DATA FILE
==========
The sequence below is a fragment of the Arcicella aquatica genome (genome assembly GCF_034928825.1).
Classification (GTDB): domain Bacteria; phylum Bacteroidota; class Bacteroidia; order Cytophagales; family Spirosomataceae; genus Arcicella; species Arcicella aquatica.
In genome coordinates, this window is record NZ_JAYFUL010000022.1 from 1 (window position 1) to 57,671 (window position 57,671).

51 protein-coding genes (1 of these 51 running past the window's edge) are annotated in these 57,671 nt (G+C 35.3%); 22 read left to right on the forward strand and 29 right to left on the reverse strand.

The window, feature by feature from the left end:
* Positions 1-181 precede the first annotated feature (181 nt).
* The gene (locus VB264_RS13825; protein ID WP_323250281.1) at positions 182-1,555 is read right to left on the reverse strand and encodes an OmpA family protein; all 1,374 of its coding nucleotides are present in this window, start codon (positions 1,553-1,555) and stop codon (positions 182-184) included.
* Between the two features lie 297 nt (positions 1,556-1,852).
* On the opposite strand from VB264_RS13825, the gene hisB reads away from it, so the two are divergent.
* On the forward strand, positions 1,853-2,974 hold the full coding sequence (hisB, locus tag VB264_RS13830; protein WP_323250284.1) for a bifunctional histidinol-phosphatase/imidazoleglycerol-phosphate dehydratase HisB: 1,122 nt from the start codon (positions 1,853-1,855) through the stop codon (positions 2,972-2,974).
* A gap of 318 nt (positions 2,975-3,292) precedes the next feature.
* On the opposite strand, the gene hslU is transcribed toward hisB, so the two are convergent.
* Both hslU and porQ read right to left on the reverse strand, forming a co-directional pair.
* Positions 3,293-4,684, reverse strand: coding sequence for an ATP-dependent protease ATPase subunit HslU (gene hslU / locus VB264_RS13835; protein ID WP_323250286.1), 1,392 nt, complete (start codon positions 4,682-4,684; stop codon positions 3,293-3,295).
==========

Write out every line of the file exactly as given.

The sequence below is a fragment of the Arcicella aquatica genome (genome assembly GCF_034928825.1).
Classification (GTDB): domain Bacteria; phylum Bacteroidota; class Bacteroidia; order Cytophagales; family Spirosomataceae; genus Arcicella; species Arcicella aquatica.
In genome coordinates, this window is record NZ_JAYFUL010000022.1 from 1 (window position 1) to 57,671 (window position 57,671).

51 protein-coding genes (1 of these 51 running past the window's edge) are annotated in these 57,671 nt (G+C 35.3%); 22 read left to right on the forward strand and 29 right to left on the reverse strand.

The window, feature by feature from the left end:
* Positions 1-181 precede the first annotated feature (181 nt).
* The gene (locus VB264_RS13825; protein ID WP_323250281.1) at positions 182-1,555 is read right to left on the reverse strand and encodes an OmpA family protein; all 1,374 of its coding nucleotides are present in this window, start codon (positions 1,553-1,555) and stop codon (positions 182-184) included.
* Between the two features lie 297 nt (positions 1,556-1,852).
* On the opposite strand from VB264_RS13825, the gene hisB reads away from it, so the two are divergent.
* On the forward strand, positions 1,853-2,974 hold the full coding sequence (hisB, locus tag VB264_RS13830; protein WP_323250284.1) for a bifunctional histidinol-phosphatase/imidazoleglycerol-phosphate dehydratase HisB: 1,122 nt from the start codon (positions 1,853-1,855) through the stop codon (positions 2,972-2,974).
* A gap of 318 nt (positions 2,975-3,292) precedes the next feature.
* On the opposite strand, the gene hslU is transcribed toward hisB, so the two are convergent.
* Both hslU and porQ read right to left on the reverse strand, forming a co-directional pair.
* Positions 3,293-4,684, reverse strand: coding sequence for an ATP-dependent protease ATPase subunit HslU (gene hslU / locus VB264_RS13835; protein ID WP_323250286.1), 1,392 nt, complete (start codon positions 4,682-4,684; stop codon positions 3,293-3,295).